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#1




Convert kVA to kWh
Is it possible to convert 20kVA into kWhs?

#2




Re: Convert kVA to kWh
Not directly. You need to know two things.
1) Power factor: In ac electrical systems, the current and voltage may not be exactly in phase. The product of voltage x current x cos(phase angle) is power. However, the portion of current that is not in phase still costs the electric company money to transmit. So they may base their rates on kVA, not on kW for commercial contracts, in essence, charging you as though the current was inphase and represented power. (The user can install components that improve the power factor to minimize cost, and this is his incentive to do so.) When the power factor is one, kVA and kW are the same thing. 2) Time: kWh is the product of power and time. It is 1 kW for an hour, use it for two hours and it will be 2 kWh It won't be a perfect estimate, but you can assume the power factor is 1, so 20 kVA = 20 kW and multiply by the hours run to get kWh.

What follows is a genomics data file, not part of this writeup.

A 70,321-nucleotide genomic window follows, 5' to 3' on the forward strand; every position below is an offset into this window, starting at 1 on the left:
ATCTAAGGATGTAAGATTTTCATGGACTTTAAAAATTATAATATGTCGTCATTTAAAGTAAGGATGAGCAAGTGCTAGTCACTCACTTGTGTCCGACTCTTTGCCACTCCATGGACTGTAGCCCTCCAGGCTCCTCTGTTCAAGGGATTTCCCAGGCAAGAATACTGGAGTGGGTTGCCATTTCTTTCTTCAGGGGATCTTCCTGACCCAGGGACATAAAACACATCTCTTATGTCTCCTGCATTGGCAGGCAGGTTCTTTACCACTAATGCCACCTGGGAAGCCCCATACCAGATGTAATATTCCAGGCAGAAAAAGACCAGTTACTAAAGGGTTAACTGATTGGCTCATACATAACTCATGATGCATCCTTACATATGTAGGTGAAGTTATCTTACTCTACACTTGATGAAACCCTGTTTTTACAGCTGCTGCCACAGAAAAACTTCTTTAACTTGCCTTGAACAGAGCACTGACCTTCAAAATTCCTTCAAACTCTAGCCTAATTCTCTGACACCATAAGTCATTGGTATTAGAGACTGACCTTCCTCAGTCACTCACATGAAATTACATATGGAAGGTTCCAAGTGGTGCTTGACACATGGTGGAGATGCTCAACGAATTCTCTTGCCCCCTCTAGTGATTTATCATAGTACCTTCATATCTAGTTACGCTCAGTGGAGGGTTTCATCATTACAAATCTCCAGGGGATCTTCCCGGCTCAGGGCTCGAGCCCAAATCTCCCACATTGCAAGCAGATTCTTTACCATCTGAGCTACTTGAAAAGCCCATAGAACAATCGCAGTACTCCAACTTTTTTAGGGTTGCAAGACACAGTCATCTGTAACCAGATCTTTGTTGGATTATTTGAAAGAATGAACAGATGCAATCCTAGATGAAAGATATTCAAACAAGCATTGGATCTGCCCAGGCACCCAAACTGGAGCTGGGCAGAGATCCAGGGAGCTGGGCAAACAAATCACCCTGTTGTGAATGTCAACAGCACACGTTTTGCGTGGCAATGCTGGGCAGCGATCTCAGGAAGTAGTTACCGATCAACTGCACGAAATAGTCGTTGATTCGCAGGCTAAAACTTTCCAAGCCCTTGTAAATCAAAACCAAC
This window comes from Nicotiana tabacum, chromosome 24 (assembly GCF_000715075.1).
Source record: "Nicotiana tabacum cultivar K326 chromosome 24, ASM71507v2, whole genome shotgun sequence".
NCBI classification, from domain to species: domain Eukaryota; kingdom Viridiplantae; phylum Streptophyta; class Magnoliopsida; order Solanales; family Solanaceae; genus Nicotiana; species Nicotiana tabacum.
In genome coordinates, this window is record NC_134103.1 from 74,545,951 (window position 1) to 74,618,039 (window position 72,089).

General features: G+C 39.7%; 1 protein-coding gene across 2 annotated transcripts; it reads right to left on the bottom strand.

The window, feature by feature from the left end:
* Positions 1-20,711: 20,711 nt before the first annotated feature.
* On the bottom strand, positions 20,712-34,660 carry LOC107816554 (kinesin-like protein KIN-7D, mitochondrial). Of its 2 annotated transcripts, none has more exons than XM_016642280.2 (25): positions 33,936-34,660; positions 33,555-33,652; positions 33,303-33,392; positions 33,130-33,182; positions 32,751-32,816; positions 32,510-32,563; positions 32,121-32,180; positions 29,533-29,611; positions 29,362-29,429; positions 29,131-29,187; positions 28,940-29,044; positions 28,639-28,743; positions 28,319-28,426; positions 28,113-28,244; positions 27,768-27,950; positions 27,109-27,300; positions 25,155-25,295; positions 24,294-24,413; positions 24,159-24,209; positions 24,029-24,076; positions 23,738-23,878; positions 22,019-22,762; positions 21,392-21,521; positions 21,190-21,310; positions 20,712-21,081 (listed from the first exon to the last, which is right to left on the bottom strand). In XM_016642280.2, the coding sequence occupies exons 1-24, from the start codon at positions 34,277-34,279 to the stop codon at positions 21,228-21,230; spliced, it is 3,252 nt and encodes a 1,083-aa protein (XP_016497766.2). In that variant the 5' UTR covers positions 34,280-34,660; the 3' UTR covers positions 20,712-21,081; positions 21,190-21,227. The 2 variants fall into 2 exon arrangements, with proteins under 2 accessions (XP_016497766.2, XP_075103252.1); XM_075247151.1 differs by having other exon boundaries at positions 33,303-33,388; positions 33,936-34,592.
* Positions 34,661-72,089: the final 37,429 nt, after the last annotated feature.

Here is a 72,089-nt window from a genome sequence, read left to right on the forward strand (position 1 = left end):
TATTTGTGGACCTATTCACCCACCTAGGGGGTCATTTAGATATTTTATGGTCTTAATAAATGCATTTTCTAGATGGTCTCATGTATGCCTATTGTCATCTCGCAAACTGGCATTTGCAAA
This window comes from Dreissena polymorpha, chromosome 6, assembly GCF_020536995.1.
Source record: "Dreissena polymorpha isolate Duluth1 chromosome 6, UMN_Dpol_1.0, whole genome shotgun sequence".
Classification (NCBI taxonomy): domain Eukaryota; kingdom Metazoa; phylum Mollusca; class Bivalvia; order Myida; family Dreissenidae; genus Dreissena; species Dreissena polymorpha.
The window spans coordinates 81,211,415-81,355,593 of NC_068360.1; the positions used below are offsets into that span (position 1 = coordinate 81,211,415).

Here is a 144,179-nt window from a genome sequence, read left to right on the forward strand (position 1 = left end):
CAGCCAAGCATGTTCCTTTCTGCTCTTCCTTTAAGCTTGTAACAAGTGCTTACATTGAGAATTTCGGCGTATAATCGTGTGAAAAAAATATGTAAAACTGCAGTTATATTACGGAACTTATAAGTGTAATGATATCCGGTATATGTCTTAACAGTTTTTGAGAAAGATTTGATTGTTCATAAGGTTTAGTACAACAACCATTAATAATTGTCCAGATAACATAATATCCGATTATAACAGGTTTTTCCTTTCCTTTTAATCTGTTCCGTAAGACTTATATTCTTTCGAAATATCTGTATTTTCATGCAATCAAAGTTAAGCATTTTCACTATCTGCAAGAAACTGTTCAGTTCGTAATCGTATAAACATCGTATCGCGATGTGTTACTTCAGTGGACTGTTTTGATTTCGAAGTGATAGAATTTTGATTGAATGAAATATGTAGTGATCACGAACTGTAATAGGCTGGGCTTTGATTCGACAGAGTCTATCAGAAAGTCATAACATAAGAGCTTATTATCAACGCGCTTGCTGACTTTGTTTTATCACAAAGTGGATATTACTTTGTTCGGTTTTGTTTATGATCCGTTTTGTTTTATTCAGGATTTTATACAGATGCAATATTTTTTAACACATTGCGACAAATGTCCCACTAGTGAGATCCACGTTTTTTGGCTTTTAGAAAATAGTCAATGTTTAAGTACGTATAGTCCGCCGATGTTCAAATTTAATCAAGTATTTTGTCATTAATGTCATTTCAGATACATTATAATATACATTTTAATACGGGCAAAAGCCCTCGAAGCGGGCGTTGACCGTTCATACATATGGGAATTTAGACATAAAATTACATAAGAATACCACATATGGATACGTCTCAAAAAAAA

#3




Re: Convert kVA to kWh
KWhr for 500 kva

#4




Re: Convert kVA to kWh
ok 20/.8=25 generaly

#5




Re: Convert kVA to kWh
I have a breaker panel in which we have increased the power factor 20  25 % meaning the total amp load before installing our inductive load capacitor 96 total amps after installation the total load draw reduced to 72 total amp draw which indicates a 7.5 10% reduction. How does that convert into KWH ?

#6




Re: Convert kVA to kWh
Quote:
If your capacitors have brought the PF to 1.0 then the KWH = voltage x hours x 0.072 KA. For 240 V it'd be kwh = 17 x hours. Last edited by HerrWarum; 07262011 at 11:06 AM. 
#7




Re: Convert 72kVA to kWh=
72kvar witch kwh=

#8




Re: Convert 72kVA to kWh=
See post #2.
However, the "r" in kVAr means it is ONLY the reactive or out of phase component, therefore 0 kW. You need the inphase component for power. 
#9




Re: Convert kVA to kWh
14000kva to kilowatt

#10




Re: Convert kVA to kWh
If the voltage and current are in phase (power factor = 1), 14000 kVA is 14000 kW.
Otherwise, multiply by the power factor (which is less than one) or by the cosine of the phase angle. 
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